By Preston Wilder
We open in silence then bullets explode out of nowhere, splintering the silence. Five young soldiers run for their lives, down a silent Dunkirk street – but the bullets keep coming and they’re felled, one by one, all but one young man who manages to scale a wall and escape, bullets thudding into the wood beside him. This is Tommy (Fionn Whitehead), who’ll survive other hairy situations as the film goes on – though in fact that violent opening is atypical, nor is Dunkirk really an action movie. Its default tone is grave and elegiac, observing from a distance with Hans Zimmer’s score humming in the background.
That’s appropriate, because Dunkirk wasn’t really a victory. A Nazi leaflet in the opening minutes sets out the situation: it’s May 1940 and Allied troops are completely surrounded, pushed all the way back to the English Channel with the enemy around them. “But it’s right there! You can practically see it!” cries one British man, ‘it’ being Britain which is indeed just across the water – but committing troop-ships to rescuing the stranded soldiers (over 300,000 of them) would be foolish when they’re sitting ducks for enemy fire, and Churchill knows the Battle of Britain is imminent. All the troops at Dunkirk can hope for – as the Nazi leaflet gleefully points out – is “a miracle”.
Christopher Nolan’s Dunkirk takes place in this moment of suspended reality, which explains its woozy, anticipatory feel. The film is composed of three stories (‘The Mole’, ‘The Sea’ and ‘The Air’) which are set – or begin – on different days, but Nolan cuts between them so they seem to be taking place simultaneously. Our sense of time is collapsed; like The Thin Red Line (though less portentously), it’s more tone-poem than narrative. The “miracle” happened, of course; most of the soldiers were rescued, the Dunkirk spirit most apparent in the hundreds of ‘little ships’ (a flotilla of non-military craft, some volunteered, others pressed into service) which played a major role in the evacuation – but the film doesn’t really build to this, the flotilla kind of appearing in the distance without any Spielbergian catharsis. Dunkirk’s most typical image is perhaps a panoramic shot of soldiers on the beach – a vast, flat expanse of brown sand, grey-blue skies and a few silhouetted clumps of men, a shot as indistinct yet quietly breathtaking as the film itself.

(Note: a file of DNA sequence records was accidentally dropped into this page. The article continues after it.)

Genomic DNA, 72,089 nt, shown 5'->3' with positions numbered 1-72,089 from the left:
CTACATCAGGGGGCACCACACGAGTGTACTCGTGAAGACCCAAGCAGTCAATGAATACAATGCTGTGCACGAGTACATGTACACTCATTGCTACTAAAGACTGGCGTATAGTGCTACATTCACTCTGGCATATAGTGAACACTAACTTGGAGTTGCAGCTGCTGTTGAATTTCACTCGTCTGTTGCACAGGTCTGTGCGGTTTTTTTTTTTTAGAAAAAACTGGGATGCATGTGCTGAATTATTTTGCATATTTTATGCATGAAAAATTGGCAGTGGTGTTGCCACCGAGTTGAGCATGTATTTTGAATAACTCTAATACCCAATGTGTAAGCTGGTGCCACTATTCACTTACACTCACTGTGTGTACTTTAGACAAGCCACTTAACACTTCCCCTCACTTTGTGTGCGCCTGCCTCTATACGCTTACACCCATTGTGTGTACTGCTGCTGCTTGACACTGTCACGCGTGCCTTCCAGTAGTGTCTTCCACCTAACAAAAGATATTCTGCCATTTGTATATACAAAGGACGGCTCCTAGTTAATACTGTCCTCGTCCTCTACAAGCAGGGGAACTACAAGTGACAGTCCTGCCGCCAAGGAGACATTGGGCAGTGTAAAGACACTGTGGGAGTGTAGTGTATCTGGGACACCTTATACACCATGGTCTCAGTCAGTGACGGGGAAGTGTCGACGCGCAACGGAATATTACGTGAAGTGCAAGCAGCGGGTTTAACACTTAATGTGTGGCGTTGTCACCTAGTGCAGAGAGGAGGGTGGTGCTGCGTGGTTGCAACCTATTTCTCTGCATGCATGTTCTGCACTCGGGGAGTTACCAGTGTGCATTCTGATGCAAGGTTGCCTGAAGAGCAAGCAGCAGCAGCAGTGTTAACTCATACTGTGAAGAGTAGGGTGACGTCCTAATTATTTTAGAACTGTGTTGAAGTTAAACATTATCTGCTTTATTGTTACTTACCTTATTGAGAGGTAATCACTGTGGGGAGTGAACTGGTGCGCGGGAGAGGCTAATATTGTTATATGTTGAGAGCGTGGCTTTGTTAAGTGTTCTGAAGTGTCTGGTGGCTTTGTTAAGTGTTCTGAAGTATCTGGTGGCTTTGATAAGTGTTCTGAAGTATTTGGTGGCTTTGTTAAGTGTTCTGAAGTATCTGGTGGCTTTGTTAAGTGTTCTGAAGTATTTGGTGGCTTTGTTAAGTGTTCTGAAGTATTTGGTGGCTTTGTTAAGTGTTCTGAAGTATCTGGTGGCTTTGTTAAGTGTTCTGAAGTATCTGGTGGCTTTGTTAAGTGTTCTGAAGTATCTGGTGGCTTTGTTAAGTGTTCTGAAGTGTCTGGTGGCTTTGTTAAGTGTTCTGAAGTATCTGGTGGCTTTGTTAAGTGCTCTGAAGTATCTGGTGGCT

Nolan isn’t political, which might be a flaw but in this case is an asset. WW2 is invariably seen as ‘a good war’ – yet the film is neither jingoistic nor reflexively anti-war, setting up camp in the grey areas. ‘The Sea’ is about an old mariner (Mark Rylance) who sails to France to help the evacuation – and his motives are impeccably patriotic, but he and his son pick up a damaged, shell-shocked soldier (Cillian Murphy) and it all ends in tragedy. On the beach, the soldiers’ camaraderie starts to fray, curdled by the knowledge that they’re all competing for the few available spots on the troop-ships. (Should the wounded even be evacuated? “One stretcher takes the space of seven family men.”) Only ‘The Air’ is uncomplicated, featuring Tom Hardy as a brave RAF pilot – and it’s mostly used as relief from the claustrophobic feeling on the ground, plus a chance for Nolan to stage some exemplary dogfights.
Dunkirk is a minor-key work from a director best-known for elaborately engineered puzzles like Inception, The Prestige and the Batman trilogy – and the only real problem with the film is that Nolan’s sensibility doesn’t always gel with the plaintive, poetic tone he’s going for here. For all his sci-fi dabblings, he’s a down-to-earth fellow. Interstellar was a three-hour space fantasy which turned out to hinge on a father’s love for his daughter – a development some found bathetic, others devastating. Dunkirk, too, ends on something quite banal: Churchill’s iconic “We shall fight on the beaches” speech, which is fair enough (it did happen, after all) but is also precisely what you’d expect a film called Dunkirk to end on. Terrence Malick in The Thin Red Line invoked higher powers and avenging spirits; Nolan’s instincts are closer to the History Channel.
Still, you can’t expect a film with an estimated $150 million budget to take the high road forever. Dunkirk is already its own miracle, a respectful reconstruction that supplies both tension and gravitas – and, despite coming out in polarised times, goes beyond heroes and villains; even the Nazis remain an abstraction, mostly unseen, a nameless dread in the film’s suspended reality. A final caption dedicates the movie “to all those whose lives were impacted” – and the breadth of that dedication goes beyond soldiers to civilians, other Allies, even the Germans themselves (who of course had their own losses). Nolan’s unshowy humanism does credit to himself, and to his subject.
DIRECTED BY Christopher Nolan
STARRING Fionn Whitehead, Mark Rylance, Tom Hardy
UK/US 2017 106 mins